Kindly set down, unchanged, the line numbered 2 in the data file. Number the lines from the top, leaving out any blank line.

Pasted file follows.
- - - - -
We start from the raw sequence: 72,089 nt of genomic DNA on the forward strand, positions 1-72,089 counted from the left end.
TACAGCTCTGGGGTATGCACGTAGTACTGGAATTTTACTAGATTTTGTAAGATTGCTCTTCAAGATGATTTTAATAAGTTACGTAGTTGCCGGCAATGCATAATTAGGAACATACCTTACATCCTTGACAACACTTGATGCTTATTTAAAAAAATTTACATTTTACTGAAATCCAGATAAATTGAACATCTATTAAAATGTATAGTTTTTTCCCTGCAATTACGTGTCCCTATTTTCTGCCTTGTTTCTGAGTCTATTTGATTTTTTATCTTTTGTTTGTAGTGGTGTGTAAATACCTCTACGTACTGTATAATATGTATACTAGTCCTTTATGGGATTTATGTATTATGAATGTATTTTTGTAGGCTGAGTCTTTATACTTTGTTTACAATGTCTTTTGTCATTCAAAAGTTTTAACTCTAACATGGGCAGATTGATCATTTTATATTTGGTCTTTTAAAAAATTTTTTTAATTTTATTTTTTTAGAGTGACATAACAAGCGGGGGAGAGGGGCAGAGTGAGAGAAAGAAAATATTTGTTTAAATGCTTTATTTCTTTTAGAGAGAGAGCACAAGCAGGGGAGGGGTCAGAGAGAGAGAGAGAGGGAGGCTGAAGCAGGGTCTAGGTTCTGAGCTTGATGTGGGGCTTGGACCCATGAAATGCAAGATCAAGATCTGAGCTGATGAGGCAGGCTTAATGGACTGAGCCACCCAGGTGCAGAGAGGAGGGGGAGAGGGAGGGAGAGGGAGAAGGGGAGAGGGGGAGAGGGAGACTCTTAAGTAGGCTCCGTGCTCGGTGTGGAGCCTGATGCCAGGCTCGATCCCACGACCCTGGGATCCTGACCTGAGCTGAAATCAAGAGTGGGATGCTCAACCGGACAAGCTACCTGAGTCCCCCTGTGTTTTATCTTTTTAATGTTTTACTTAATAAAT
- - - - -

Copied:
TACAGCTCTGGGGTATGCACGTAGTACTGGAATTTTACTAGATTTTGTAAGATTGCTCTTCAAGATGATTTTAATAAGTTACGTAGTTGCCGGCAATGCATAATTAGGAACATACCTTACATCCTTGACAACACTTGATGCTTATTTAAAAAAATTTACATTTTACTGAAATCCAGATAAATTGAACATCTATTAAAATGTATAGTTTTTTCCCTGCAATTACGTGTCCCTATTTTCTGCCTTGTTTCTGAGTCTATTTGATTTTTTATCTTTTGTTTGTAGTGGTGTGTAAATACCTCTACGTACTGTATAATATGTATACTAGTCCTTTATGGGATTTATGTATTATGAATGTATTTTTGTAGGCTGAGTCTTTATACTTTGTTTACAATGTCTTTTGTCATTCAAAAGTTTTAACTCTAACATGGGCAGATTGATCATTTTATATTTGGTCTTTTAAAAAATTTTTTTAATTTTATTTTTTTAGAGTGACATAACAAGCGGGGGAGAGGGGCAGAGTGAGAGAAAGAAAATATTTGTTTAAATGCTTTATTTCTTTTAGAGAGAGAGCACAAGCAGGGGAGGGGTCAGAGAGAGAGAGAGAGGGAGGCTGAAGCAGGGTCTAGGTTCTGAGCTTGATGTGGGGCTTGGACCCATGAAATGCAAGATCAAGATCTGAGCTGATGAGGCAGGCTTAATGGACTGAGCCACCCAGGTGCAGAGAGGAGGGGGAGAGGGAGGGAGAGGGAGAAGGGGAGAGGGGGAGAGGGAGACTCTTAAGTAGGCTCCGTGCTCGGTGTGGAGCCTGATGCCAGGCTCGATCCCACGACCCTGGGATCCTGACCTGAGCTGAAATCAAGAGTGGGATGCTCAACCGGACAAGCTACCTGAGTCCCCCTGTGTTTTATCTTTTTAATGTTTTACTTAATAAAT